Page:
Helping businesses develop with managed outsourcing

What do I mean by ‘managed outsourcing’?

Think about any time you stopped and thought, “there must be a better way of doing this” or “I’m spending too much on this, surely there’s a cheaper option”.

You’re right about those things and in an ideal world the goal is to increase your business’ efficiency, but to what end?

Ask yourself these questions:

  • do you know what a potential solution would look like?
  • can you afford to spend time finding the solution yourself?
  • can you create the solution yourself?
  • do you know how much the solution is worth paying someone else?

 

Essentially, if you conclude that your business needs development expertise but you’re not sure how, where or at what cost; this is where I step in.

After learning about your business and the specific task, I’ll help to diagnose a unique solution.

I can then research, hire and manage a specialist who will provide the work needed within budget and on time.

A wide range of business solutions are possible to help increase efficiency, save money and support growth of your business.

Here’s a brief case study to highlight an example of the type of work I can do for you.

CASE STUDY

PA Studio is a music rehearsal studio in Brighton and they have 4 rooms available to book throughout the week.

Previously they’ve used a physical diary, google calendar and a basic spreadsheet to manage their bookings. I think it’s fair to say none of these produced acceptable results.

I researched some third party software and website integrations but they were either to expensive, too rigid or not native enough to the operating systems that the team were used to.

It’s all well finding a tool that works but I also like to make sure that it can be adopted effectively by users and it transpired that I could probably use Google Apps to create the best solution.

My idea was to use Forms in order to validate the input data and then transpose the resulting data from Sheets to a simple calendar view.

At this point I decided to investigate how it might be possible to leverage the Google Apps Script in order to automate this last process and began talking with developers.

After some testing we decided that Google Calendar would present the bookings in a user friendly way and also provide sufficient administrative flexibility.

I hired a developer who wrote the code and we worked together to tie any loose ends and finalise the job.

Finally we deployed the solution in the business.

The result from this small project far outweighed the cost and the business now experiences less data error, a more organised database, faster booking UI and higher customer satisfaction.


 

If you think I can help develop a solution for your business, please get in touch.

Mail Chimp Snap – The ultimate tool for improving your email quality, frequency and conversion

I’ve counted on MailChimp to deliver my emails for some time now.

Sometimes though, for long periods of time my subscribers wouldn’t hear a peep out of me.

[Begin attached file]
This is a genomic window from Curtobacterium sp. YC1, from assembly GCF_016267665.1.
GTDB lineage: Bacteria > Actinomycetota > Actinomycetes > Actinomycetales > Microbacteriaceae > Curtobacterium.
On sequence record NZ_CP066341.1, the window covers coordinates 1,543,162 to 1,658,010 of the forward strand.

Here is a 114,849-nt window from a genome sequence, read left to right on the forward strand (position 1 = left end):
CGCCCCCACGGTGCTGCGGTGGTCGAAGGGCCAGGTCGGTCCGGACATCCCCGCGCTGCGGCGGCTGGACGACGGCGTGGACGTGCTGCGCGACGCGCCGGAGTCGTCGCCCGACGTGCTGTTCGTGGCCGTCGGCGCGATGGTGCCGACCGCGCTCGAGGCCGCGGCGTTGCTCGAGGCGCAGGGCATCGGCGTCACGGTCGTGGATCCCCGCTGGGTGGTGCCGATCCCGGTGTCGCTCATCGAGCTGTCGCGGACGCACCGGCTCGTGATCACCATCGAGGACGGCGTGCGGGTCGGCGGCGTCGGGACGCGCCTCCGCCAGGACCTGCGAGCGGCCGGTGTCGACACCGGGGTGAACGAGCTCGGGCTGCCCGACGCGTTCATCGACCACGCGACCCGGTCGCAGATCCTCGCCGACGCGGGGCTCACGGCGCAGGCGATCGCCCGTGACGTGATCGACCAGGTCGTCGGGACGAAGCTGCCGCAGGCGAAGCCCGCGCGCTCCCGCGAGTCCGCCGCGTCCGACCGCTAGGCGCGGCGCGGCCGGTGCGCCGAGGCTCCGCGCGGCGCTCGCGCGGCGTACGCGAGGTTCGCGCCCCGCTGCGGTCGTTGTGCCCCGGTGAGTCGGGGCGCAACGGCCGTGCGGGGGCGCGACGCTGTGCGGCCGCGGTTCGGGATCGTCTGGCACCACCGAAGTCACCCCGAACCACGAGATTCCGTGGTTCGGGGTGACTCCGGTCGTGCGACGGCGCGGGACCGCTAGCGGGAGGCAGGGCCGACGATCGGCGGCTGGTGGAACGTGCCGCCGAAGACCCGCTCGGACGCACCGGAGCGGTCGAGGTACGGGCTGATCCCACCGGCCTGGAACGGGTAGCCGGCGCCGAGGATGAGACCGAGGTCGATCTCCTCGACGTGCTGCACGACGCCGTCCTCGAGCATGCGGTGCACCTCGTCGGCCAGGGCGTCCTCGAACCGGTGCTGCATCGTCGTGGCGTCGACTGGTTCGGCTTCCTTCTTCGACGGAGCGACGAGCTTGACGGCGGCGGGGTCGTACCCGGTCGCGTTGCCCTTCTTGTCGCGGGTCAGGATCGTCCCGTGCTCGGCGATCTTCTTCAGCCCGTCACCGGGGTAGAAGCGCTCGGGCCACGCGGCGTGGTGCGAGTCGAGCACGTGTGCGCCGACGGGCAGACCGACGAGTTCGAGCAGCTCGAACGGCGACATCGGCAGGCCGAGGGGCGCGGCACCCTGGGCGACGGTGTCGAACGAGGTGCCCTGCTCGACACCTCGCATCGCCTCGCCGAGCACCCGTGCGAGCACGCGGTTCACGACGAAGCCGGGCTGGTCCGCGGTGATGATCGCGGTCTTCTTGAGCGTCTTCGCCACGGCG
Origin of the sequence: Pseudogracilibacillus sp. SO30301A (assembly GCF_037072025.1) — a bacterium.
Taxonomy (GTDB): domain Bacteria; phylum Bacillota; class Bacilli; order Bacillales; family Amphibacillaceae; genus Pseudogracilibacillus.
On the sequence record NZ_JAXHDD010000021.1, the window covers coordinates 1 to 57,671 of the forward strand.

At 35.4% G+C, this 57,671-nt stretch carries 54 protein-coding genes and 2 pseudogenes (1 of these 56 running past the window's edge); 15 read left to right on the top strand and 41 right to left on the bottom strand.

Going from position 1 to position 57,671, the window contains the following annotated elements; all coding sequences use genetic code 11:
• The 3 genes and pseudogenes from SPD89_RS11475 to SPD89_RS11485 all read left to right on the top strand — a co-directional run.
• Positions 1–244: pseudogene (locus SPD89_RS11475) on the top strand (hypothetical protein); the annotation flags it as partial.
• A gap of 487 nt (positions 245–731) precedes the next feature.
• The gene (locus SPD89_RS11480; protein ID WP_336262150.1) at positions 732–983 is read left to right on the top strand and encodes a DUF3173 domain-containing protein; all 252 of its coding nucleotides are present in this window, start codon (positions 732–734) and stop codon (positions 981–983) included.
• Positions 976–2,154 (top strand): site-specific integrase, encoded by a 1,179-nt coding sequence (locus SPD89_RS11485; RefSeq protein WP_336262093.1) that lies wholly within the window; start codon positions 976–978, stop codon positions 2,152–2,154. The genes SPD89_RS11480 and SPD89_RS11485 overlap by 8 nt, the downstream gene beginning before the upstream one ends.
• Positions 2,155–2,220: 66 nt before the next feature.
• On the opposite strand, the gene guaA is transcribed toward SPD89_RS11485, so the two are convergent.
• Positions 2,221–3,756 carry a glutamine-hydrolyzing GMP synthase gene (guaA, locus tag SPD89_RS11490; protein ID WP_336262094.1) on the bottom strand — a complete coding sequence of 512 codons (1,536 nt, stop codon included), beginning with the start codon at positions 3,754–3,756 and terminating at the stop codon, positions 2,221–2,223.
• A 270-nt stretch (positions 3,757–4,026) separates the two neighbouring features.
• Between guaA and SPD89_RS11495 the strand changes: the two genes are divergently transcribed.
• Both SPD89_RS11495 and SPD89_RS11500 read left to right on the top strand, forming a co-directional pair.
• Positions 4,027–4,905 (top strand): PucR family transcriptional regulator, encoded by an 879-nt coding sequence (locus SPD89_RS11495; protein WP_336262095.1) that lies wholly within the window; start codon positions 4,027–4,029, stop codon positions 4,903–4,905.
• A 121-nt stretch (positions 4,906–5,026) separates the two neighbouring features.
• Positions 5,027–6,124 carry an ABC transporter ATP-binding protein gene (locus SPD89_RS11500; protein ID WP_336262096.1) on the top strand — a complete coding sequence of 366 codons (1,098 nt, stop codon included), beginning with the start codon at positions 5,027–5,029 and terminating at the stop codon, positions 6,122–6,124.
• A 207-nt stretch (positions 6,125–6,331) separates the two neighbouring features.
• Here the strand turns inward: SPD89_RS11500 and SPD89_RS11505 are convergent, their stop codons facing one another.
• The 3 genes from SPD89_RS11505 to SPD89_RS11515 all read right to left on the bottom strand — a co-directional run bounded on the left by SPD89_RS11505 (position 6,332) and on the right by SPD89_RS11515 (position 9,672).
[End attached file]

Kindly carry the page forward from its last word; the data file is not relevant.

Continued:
Of course, it wasn’t MailChimps fault – I only had myself to blame.

I’d end up swerving the task of constructing an email for lots of daft reasons. Laziness, prioritising other jobs, worrying about the content.

I worried about my content a lot.

Often times when I eventually sat down to craft an email I’d get so frustrated, feeling like I’m forcing something on to the page.

All this is to say, writing and designing emails for your list can be damn hard which is why many of us prefer to bury our heads in the sand. Am I right?

If you do have a similar resentment toward your email campaigns, bear this in mind:

Email marketing is one of the cheapest, quickest and often most successful ways to grow your business

Therefore, you simply can’t afford to ignore your list.

Surely there’s a tool that helps people like us send better email …Yes! It’s called Mail Chimp Snap.

MC Snap

So easy you can create campaigns on your lunch break

I hadn’t realised until I saw someone talking about it on twitter one day, MailChimp have actually developed specific apps to handle individual parts of the functionality that encompasses their full web platform.

One of those apps is called MC Snap and like many great things, it’s simple but effective.

It allows you to add an image, some text and a url link to one of several different basic templates and send it to your email subscribers.

The reason this app works so well is because there are so few distractions.

You won’t end up wasting time thumbing through previous campaigns, checking reports or suddenly getting a creative spurt and fiddling about with your email template designs.

The apps slick UI draws your attention solely toward completing four simple sections:

  • Image
  • Subject
  • Main copy
  • URL link / button (optional)

 

If you have several accounts then you can choose one when you log in. And if you’ve set them up, you can also choose to send email to specific list segments.

To utilise MC Snap you’ll need to be using Mailchimp as your email list provider (free or paid account).